What’s it: the Austrian school of economics emphasizes individualism, subjectivism, opportunity costs, and time preference in consumption and investment.
Austrian economists used logical and deductive reasoning. They view the subjective value of economic agents as the ultimate cause of all economic outcomes. They share views with neoclassical schools but focus more on money and government.
Also called the Austrian School.
Austrian economists believe economics is an apriori discipline. Economic phenomena can be explained through reasoning or knowledge resulting from theoretical deduction rather than observation or experience.
Knowledge and beliefs determine individual judgment and choices. The consequences of each choice affect various economic phenomena. Therefore, to explain this phenomenon, economists should dig deeper into such judgments and choices rather than observations, hypotheses, and models.
Thoughts of the Austrian School of Economics
In this article, I will write some of the critical contributions of the Austrian school of economics, such as:
- Price and utility
- Opportunity cost
- Interest rates and prices for capital goods
Price and marginal utility
Austrian economists view the economic value of goods and services as subjective. It is not only for the goods and services you consume but also for production inputs, such as capital goods and raw materials.
A valuable item for you, but not for your colleagues. Such subjective judgments determine the demand for and prices for goods and services. When consumers perceive an item to be of low value, they buy less, and therefore, the price should be low.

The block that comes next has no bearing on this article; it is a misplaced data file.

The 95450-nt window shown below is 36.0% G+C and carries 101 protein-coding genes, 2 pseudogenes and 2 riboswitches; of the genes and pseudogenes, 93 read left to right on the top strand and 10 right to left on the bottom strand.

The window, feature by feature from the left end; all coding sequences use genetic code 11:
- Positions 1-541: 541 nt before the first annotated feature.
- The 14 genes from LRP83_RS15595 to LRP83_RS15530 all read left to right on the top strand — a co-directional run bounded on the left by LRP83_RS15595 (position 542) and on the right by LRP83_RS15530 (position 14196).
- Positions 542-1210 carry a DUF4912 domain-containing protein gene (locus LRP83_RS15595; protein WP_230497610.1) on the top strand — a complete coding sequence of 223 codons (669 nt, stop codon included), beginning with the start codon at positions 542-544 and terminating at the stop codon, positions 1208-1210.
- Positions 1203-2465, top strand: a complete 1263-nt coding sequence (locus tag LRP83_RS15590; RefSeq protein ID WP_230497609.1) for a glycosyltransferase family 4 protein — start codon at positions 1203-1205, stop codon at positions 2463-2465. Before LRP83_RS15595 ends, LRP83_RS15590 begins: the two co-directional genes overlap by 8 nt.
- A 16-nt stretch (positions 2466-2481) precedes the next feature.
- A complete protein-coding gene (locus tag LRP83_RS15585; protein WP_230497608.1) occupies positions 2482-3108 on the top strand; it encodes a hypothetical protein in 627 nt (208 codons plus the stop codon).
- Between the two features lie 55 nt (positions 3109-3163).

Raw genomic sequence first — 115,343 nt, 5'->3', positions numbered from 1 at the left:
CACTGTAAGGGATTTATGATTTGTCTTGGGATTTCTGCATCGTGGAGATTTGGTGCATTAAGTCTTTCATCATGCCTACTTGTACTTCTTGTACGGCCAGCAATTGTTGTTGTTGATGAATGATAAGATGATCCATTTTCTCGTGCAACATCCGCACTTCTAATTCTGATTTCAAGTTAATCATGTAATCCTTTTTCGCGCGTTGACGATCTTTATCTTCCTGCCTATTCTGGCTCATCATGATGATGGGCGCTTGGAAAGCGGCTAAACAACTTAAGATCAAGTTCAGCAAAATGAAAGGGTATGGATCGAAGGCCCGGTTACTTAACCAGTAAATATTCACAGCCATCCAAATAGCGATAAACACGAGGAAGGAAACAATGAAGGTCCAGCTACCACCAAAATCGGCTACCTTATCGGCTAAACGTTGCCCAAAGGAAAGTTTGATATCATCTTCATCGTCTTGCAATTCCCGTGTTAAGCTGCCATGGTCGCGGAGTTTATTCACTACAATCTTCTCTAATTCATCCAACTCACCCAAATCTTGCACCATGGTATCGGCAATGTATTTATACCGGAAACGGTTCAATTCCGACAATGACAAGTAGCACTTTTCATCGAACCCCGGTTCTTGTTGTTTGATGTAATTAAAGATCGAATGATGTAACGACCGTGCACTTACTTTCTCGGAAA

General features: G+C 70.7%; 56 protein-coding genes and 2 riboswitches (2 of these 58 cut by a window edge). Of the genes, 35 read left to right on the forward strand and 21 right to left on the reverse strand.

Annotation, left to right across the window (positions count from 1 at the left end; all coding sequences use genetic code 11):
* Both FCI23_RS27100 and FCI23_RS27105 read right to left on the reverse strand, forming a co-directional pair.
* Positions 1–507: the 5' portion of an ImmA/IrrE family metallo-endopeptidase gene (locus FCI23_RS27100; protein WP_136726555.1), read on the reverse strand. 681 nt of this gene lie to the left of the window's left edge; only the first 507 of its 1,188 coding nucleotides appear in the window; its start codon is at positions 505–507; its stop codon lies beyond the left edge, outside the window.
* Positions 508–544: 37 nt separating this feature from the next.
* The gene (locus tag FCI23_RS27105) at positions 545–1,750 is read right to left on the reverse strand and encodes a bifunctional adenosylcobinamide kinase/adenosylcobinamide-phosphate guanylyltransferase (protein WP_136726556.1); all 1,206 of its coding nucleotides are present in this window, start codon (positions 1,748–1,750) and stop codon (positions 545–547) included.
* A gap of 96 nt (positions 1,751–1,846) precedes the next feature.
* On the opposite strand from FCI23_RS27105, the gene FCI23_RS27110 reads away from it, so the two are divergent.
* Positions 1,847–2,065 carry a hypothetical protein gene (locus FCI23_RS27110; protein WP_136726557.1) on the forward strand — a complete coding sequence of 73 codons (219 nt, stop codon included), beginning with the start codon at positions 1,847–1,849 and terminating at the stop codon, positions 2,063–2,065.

This view contrasts with classical economists who view prices as a function of the cost of production.
Likewise, neoclassical economists view prices as dependent on the forces of supply and demand in the market. The two forces interact and determine the equilibrium price.
Then, the Austrian School views that as the quantity of goods increases, each additional goods’ subjective value decreases. This concept is the basis for the diminishing marginal utility.
Ludwig von Mises later used it to explain monetary phenomena. As the amount of money increases, its value decreases further.
Opportunity cost represents the next alternative you sacrifice when making choices and decisions. Individuals use an assessment of each economic activity choice’s subjectivity, both in consumption, investment, and production. When choosing one, these subjective judgments lead them to make the best choice, measured in terms of the next best alternative’s value.
Interest rates and capital prices
Eugen Böhm von Bawerk developed the Austrian economic idea of interest rates. According to him, time preference is a determining factor for interest rates. Subjective decisions guide individuals when they should spend money, whether now or in the future.
If individuals prefer to spend money in the future, they will save it. That leads to an increase in the saving rate and a decrease in interest rates in the economy. As a result, the economy provides more wealth for new business projects.
Furthermore, Böhm-Bawerk stated, the value of the future productivity of capital goods determines their price. Therefore, to calculate their current price, we discount them at the interest rate. The future productive value follows a subjective consideration of time preference, determining the supply and demand for capital goods.
Austrian economists explain the inflation phenomenon through the concept of diminishing marginal utility. As the money supply increases, its value decreases further.
Initially, the additional supply can fulfill several essential purposes. However, the next extra supply serves only less essential purposes. The situation lasts for each additional supply of money. Thus, if the money supply continues to grow, the value of money will decrease even further.
Austrian School beliefs about business cycles
Austrian economists believe that misguided government intervention leads to a business cycle. To encourage economic growth, the government cut interest rates to an artificially lower level. Too-low interest rates cause the company to accumulate too much equipment. It shifts aggregate demand to the right and creates an inflation gap in the economy.
Once companies realize they have spent too much money, they will suddenly stop investing. A sudden drop in investment spending suppresses aggregate demand. It dramatically shifts the aggregate demand curve to the left. This situation then caused a contraction throughout the economy.